I wish I could show surprise that you made up that crap about Nerd but I cannot not. You have made up a worse story about Chimpy and me.

    Old fuckface, if you have proof that evolution is not true, get it peer reviewed and get it published in a science journal. You will be a hero for a certain segment of the population, have the grudging respect of biologists everywhere and become wealthy. Name calling on a blog is not the route.

    Or do you have nothing and know it? You you feel lost and alone if no one comments about you?

  81. #81 PZ Myers
    February 9, 2010

    I wish I could use a killfile.

    I do wonder why Professor Dendy couldn’t be bothered to crush me with his logic and wisdom when I gave several talks in the Sacramento area.

  82. #82 tractrix
    February 9, 2010

    I got a nice book by Kristan Lawson for my kids called Darwin and Evolution for Kids: His Life and Ideas.

  83. #83 Nerd of Redhead, OM
    February 9, 2010

    I do wonder why Professor Dendy couldn’t be bothered to crush me with his logic and wisdom when I gave several talks in the Sacramento area.

    I have an idea, but it involves the Pullet Patrol? acting as bodyguards on your tour…

  84. #84 Castellan
    February 9, 2010

    It seems that from his blog bio that Professor Dendy suffers from Wilson Disease:

    http://www.nlm.nih.gov/medlineplus/ency/article/000785.htm.

    Symptoms include neurotic behaviour and psychosis.

    The poor chap can’t help it.

  85. #85 Janine, Mistress Of Foul Mouth Abuse, OM
    February 9, 2010

    I do wonder why Professor Dendy couldn’t be bothered to crush me with his logic and wisdom when I gave several talks in the Sacramento area.

    Because he knows he has nothing. The only reason why old fuckface posts here is to try to get enough irate readers to follow into his tarpit. He admitted to that last week.

  86. #86 WowbaggerOM
    February 9, 2010

    PZ wrote:

    I wish I could use a killfile

    Well, you’ve got (what I hope is) a button marked ‘smite’ – what’s keeping you from using it on dendy? Inspidity, wanking, blogwhoring – he’s guilty of all three.

    I don’t think you’ll find anyone who’ll object to his absence.

  87. #87 Janine, Mistress Of Foul Mouth Abuse, OM
    February 9, 2010

    I don’t think you’ll find anyone who’ll object to his absence.

    Fuckosaurus is around to stand up for the rights of people like old fuckface. They are the ones who raises the best people.

    ‘Gags on her own sarcasm and bile.’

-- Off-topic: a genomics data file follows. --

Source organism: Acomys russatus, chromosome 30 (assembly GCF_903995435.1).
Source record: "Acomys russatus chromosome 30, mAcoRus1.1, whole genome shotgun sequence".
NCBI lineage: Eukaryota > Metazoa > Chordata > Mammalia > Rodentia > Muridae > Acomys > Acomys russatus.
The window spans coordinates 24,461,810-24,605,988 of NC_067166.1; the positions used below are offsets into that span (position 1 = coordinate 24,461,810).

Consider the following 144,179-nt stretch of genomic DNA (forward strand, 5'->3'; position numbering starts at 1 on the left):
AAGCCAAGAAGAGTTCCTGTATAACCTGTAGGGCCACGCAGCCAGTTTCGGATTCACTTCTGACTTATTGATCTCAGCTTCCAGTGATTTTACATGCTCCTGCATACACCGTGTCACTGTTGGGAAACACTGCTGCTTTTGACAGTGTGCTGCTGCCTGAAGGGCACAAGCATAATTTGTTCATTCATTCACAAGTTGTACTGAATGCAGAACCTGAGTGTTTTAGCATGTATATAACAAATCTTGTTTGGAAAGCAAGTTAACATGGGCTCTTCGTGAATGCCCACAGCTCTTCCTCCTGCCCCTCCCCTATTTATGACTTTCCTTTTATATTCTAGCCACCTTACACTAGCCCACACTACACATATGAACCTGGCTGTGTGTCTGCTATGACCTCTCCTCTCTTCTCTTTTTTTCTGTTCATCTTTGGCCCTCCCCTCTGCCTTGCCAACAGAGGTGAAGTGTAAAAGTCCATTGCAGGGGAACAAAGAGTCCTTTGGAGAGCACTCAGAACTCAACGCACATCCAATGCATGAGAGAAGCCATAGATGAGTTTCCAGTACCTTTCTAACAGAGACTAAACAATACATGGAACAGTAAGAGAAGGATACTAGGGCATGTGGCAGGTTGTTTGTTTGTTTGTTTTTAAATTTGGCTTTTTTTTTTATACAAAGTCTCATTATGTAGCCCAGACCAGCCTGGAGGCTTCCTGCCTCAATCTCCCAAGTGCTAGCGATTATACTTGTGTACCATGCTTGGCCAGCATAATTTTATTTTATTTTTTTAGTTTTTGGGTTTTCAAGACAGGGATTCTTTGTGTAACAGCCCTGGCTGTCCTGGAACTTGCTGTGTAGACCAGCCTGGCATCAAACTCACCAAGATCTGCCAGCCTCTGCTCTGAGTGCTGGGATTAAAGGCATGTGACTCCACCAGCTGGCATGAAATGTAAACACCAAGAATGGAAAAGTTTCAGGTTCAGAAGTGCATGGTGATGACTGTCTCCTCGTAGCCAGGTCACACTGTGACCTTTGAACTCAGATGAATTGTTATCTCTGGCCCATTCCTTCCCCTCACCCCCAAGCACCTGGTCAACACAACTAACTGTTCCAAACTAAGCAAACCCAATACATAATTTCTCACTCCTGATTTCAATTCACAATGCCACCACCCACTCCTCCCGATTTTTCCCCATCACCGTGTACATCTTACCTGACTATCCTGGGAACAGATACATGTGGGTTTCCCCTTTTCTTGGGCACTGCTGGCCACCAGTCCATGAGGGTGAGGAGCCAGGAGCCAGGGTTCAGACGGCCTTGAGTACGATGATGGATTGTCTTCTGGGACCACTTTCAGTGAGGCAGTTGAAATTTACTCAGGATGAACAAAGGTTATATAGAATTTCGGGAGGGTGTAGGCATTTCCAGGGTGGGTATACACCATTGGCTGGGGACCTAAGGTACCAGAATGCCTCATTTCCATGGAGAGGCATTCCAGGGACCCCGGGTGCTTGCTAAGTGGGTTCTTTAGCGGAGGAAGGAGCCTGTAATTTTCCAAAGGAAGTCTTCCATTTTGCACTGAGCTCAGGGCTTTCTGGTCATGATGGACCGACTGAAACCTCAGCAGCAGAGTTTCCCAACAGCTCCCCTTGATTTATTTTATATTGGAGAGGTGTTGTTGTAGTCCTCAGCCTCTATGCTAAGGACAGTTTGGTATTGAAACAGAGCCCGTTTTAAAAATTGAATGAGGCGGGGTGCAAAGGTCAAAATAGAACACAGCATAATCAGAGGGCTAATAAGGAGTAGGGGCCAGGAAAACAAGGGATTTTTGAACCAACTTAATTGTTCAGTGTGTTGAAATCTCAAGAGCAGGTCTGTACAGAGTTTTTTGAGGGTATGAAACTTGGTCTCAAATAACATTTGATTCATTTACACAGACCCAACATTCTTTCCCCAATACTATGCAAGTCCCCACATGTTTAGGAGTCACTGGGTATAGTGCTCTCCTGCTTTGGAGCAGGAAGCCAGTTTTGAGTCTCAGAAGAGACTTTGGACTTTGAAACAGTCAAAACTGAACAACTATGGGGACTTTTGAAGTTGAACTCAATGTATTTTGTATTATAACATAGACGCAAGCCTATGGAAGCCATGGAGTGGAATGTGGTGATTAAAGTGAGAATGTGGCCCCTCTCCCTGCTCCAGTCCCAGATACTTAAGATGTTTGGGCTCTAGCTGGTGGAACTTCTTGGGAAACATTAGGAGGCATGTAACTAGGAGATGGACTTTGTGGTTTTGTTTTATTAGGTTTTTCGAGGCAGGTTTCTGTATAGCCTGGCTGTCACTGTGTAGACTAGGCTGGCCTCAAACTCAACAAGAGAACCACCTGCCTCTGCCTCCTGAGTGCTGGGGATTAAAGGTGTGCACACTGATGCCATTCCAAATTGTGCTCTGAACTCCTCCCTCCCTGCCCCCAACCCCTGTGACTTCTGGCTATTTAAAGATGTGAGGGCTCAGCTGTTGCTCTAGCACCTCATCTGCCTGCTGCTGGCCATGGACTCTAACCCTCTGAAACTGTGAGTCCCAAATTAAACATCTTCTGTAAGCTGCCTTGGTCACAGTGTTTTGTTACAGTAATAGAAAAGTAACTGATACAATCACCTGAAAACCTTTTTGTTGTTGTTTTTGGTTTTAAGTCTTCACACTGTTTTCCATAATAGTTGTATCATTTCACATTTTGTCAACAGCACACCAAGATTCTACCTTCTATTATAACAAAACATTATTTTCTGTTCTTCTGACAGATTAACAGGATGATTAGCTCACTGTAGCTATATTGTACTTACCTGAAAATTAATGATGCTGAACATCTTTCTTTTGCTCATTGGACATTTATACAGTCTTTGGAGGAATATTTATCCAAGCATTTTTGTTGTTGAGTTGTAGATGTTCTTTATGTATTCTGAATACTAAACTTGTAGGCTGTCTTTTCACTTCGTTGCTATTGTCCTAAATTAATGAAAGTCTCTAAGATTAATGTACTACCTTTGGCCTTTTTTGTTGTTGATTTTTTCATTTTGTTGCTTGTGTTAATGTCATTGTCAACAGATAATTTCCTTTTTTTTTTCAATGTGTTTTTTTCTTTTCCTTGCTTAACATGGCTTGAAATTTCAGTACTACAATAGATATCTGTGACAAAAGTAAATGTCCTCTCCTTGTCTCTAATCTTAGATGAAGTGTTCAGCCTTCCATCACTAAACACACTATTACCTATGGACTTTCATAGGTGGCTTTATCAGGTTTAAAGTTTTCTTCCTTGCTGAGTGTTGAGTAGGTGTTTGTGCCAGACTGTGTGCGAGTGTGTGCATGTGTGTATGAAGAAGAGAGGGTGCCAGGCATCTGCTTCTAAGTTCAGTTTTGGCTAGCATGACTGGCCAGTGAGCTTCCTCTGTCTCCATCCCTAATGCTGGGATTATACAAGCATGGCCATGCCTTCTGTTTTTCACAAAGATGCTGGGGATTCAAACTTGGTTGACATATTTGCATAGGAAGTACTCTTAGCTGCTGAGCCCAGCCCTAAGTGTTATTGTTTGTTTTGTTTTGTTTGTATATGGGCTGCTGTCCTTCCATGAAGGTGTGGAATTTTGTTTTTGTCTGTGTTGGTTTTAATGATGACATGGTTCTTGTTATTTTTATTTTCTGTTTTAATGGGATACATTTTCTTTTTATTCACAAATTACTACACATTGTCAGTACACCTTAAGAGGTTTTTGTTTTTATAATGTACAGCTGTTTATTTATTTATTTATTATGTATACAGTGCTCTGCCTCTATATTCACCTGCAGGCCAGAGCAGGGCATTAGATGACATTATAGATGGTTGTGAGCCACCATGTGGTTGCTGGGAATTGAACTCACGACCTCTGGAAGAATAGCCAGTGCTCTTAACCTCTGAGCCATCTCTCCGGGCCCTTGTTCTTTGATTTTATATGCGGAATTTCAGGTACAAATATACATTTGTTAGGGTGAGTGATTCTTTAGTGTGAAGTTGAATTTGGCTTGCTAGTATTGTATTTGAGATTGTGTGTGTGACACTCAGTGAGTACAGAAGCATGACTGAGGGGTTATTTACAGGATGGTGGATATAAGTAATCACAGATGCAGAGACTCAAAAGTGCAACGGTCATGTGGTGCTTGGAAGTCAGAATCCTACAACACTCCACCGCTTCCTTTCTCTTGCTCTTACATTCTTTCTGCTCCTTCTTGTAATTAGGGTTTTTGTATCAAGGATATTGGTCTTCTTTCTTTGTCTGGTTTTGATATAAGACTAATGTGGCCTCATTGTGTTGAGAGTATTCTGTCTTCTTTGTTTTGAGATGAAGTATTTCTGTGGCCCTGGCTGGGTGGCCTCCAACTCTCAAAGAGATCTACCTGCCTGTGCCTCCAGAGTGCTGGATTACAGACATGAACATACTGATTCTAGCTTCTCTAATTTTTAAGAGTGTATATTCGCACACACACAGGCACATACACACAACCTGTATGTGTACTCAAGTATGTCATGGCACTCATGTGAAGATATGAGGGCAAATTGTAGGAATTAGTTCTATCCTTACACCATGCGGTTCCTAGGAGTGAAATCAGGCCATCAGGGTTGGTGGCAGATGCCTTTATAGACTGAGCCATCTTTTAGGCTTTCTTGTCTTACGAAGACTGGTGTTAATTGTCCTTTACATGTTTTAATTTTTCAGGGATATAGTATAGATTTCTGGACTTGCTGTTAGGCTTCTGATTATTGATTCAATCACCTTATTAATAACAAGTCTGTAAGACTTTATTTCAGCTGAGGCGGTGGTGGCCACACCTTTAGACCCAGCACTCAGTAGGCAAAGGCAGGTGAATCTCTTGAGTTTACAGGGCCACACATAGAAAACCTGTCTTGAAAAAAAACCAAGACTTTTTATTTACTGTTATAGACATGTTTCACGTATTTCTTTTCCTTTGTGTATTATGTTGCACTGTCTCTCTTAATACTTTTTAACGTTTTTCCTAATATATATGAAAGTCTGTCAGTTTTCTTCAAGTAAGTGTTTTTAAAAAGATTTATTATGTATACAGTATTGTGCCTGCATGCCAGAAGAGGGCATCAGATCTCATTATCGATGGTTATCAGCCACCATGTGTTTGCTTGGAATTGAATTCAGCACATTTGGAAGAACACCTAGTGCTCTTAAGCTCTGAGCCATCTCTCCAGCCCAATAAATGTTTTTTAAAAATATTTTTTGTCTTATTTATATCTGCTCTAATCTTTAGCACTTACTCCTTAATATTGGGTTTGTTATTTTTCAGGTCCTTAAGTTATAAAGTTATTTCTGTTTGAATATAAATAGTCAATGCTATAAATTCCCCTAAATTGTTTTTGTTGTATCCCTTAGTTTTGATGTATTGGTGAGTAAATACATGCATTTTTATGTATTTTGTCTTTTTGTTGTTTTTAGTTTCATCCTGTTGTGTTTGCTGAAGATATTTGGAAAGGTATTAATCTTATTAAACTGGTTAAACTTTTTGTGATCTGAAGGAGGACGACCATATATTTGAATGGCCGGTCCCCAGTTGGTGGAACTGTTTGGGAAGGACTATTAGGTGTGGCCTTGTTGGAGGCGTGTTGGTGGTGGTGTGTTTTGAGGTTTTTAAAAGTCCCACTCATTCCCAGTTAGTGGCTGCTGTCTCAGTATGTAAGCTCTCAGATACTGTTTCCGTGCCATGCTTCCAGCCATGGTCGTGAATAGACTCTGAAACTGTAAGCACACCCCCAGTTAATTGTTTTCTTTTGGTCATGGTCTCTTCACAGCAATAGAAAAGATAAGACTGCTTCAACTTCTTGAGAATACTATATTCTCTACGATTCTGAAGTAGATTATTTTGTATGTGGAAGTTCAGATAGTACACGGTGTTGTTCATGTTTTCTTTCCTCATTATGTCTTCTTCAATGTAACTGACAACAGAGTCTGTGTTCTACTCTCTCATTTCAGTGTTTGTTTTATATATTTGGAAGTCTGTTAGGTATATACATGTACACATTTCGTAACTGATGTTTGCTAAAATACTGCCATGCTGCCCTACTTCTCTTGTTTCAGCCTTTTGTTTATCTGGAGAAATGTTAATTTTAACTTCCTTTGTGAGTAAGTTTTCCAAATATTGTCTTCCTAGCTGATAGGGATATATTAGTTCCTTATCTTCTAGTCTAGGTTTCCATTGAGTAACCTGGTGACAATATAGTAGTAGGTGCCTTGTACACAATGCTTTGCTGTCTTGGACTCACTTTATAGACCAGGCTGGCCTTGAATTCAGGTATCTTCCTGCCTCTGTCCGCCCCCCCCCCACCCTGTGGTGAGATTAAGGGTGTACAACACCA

88. #88 Nerd of Redhead, OM
    February 9, 2010

    I don’t think you’ll find anyone who’ll object to his absence.

    Actually, I find Frankosaurus much more obnoxious than poor old idjit Dandy. Not to say Dandy isn’t on my Survivor Pharyngula list…

  89. #89 Janine, Mistress Of Foul Mouth Abuse, OM
    February 9, 2010

    Nerd, I am not sure what it says that we both thought of the same troll in response to that statement.

  90. #90 Antiochus Epiphanes
    February 9, 2010

    In light of #84, it may be kind to dungeon poor old Dendy. A mercy of sorts. This guy might be horribly embarrassed by these deranged outbursts when he comes full-fledged to his senses.

    I say that having come to the defense of previous dungeon inhabitants such as the Lion IRC.

  91. #91 WowbaggerOM
    February 9, 2010

    At least frankosaurus engages; those who wish to bother with him have something to work with – logical fallacies and so forth. Dendy, on the other hand, brings nothing whatsoever to the table. It’s the whole ‘playing chess with a pigeon’ situation.

    The difference is significant.

  92. #92 professordendy
    February 9, 2010

    Well PZ… I was in the hospital at U.C. Davis during the time you were in the Sacramento area… and as for my silence here and on my blogs over the past few days, I have been preaching God’s Word up in Oregon…

  93. #93 Janine, Mistress Of Foul Mouth Abuse, OM
    February 9, 2010

    Wowbagger, I was just commenting and snarking on your statement that no will object. Strangely enough, I do have more respect for Fuckosaurus then for old fuckface. While both are liars, the lizard does try to address why he lies, even if he is incompetent about it. Old fuckface is just fishing for site hits.

  94. #94 Nerd of Redhead, OM
    February 9, 2010

    Nerd, I am not sure what it says that we both thought of the same troll in response to that statement.

    I would think all it says, when it comes to distaste of trolls, our preferences for the banhammer might coincide on occasion.

  95. #95 professordendy
    February 9, 2010

    This is dedicated to you Janine… “Moreover the law entered, that the offence might abound. But where sin abounded, grace did much more abound.” Romans 5:20

  96. #96 Nerd of Redhead, OM
    February 9, 2010

    Poor Dandy, quoting his mythical babble like it means anything. After all, no evidence has been forthcoming that the babble is anything other than myth/fiction, just like Dandy’s deity. What a loser…

  97. #97 kmwork
    February 9, 2010

    PZ, you’re making me crazy! How can you talk about children’s books on evolution without mentioning the Charlie’s Playhouse library!? There *are* great kids’ books about evolution, and we list and review about 90 of them, for all ages. Downloadable bibliography available here, Pharyngula readers: